Postmodernism in poetry


“To repeat a previous simplification: whereas ClassicismRealism and Romanticism all deal with the outside world, contemporary literature, by contrast, is commonly a retreat into the writer’s consciousness — to make autonomous creations that incorporate diverse aspects of modern life (Modernism), or free-wheeling creations constructed of a language that largely points to itself (Postmodernism).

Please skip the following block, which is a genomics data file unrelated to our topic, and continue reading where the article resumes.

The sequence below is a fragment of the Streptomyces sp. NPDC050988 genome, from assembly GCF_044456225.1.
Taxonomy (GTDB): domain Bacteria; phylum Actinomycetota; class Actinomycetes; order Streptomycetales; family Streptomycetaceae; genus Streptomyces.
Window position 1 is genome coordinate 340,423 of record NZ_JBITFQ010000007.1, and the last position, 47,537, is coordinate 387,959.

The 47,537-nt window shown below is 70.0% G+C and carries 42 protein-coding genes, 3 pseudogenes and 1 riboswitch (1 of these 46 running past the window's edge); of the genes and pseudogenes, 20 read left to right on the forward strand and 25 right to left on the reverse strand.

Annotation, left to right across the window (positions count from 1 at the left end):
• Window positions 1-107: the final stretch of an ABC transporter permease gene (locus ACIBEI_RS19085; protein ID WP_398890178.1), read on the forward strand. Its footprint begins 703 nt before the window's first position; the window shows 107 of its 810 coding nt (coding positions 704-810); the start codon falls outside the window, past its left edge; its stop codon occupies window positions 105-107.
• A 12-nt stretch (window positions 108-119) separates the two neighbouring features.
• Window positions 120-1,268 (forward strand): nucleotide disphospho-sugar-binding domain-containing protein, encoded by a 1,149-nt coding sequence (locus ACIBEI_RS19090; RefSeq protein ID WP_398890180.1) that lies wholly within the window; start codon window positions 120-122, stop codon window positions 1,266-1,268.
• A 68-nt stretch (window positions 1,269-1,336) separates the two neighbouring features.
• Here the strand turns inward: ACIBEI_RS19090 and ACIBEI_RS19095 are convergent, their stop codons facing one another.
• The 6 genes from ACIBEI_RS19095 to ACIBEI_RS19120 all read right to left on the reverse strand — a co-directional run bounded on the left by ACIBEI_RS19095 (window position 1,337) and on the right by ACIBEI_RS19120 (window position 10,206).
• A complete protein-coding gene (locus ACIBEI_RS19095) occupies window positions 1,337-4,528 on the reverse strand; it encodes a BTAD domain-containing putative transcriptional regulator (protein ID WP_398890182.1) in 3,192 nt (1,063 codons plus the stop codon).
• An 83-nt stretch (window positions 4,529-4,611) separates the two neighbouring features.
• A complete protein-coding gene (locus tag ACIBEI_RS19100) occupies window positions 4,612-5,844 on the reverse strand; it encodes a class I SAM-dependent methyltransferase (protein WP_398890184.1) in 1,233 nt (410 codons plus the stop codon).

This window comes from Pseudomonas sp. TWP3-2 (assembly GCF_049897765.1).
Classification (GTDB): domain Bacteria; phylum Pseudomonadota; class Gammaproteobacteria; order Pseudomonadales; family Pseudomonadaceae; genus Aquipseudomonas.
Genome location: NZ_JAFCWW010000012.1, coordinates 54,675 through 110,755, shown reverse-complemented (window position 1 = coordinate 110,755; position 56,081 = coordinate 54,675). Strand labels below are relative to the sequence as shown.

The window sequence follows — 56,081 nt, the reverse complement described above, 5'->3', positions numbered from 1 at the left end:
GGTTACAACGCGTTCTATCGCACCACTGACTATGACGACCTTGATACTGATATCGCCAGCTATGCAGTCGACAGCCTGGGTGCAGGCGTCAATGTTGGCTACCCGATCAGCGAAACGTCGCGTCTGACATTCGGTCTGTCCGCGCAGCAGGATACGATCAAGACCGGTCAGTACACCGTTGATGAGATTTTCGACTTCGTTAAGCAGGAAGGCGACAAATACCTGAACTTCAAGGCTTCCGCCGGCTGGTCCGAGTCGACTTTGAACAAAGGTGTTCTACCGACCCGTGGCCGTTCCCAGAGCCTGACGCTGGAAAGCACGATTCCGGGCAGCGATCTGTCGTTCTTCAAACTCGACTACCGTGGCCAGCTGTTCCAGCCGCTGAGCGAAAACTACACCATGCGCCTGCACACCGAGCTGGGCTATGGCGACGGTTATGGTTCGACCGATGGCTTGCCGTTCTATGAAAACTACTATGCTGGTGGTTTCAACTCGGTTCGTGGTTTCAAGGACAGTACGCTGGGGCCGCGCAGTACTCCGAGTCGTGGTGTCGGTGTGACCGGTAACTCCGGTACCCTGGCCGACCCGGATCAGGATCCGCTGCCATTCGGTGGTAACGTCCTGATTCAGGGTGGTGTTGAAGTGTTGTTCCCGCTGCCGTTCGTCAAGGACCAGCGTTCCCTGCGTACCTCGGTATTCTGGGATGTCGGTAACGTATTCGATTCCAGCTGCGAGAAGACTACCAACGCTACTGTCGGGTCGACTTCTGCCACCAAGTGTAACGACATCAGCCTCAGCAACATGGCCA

Postmodernism began in the sixties, when there developed on both sides of the Atlantic a feeling that poetry had become too ossified, backward-looking and restrained. {1} The old avant garde had become respectable, replacing one orthodoxy by another. The poetry commended by the New Criticism — and indeed written by its teachers — was self-contained, coherent and paradoxical. Certainly it was clever, with striking imagery, symbolism and structural economy, but it was also far too predictable. Where were the technical innovations of the early modernists? Where were the alternatives to capitalism and the modern state that feature in Pound’s or Lawrence’s thought? And if contrary movements existed, they seemed disorganized. The UK might have its neo-Romantics, and a reaction to them. And in Europe were Milosz, Kundera, Ponge and Herbert. But there was no common purpose in these figures, and no common philosophy to give them intellectual standing. Into this vacuum came radical theory, and the generally Leftist theories of literature.”

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